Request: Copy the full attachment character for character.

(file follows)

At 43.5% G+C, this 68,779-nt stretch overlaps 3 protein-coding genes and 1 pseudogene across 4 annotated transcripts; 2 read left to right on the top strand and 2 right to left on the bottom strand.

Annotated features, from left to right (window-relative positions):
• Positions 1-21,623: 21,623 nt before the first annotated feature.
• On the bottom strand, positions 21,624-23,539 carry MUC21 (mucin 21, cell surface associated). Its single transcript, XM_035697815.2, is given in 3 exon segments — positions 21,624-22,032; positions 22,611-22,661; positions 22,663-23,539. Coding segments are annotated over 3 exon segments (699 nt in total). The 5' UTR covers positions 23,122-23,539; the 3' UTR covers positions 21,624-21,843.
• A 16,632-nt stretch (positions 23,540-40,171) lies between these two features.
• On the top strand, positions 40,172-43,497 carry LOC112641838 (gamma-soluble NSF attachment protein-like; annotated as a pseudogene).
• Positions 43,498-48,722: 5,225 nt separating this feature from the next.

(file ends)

At 43.5% G+C, this 68,779-nt stretch overlaps 3 protein-coding genes and 1 pseudogene across 4 annotated transcripts; 2 read left to right on the top strand and 2 right to left on the bottom strand.

Annotated features, from left to right (window-relative positions):
• Positions 1-21,623: 21,623 nt before the first annotated feature.
• On the bottom strand, positions 21,624-23,539 carry MUC21 (mucin 21, cell surface associated). Its single transcript, XM_035697815.2, is given in 3 exon segments — positions 21,624-22,032; positions 22,611-22,661; positions 22,663-23,539. Coding segments are annotated over 3 exon segments (699 nt in total). The 5' UTR covers positions 23,122-23,539; the 3' UTR covers positions 21,624-21,843.
• A 16,632-nt stretch (positions 23,540-40,171) lies between these two features.
• On the top strand, positions 40,172-43,497 carry LOC112641838 (gamma-soluble NSF attachment protein-like; annotated as a pseudogene).
• Positions 43,498-48,722: 5,225 nt separating this feature from the next.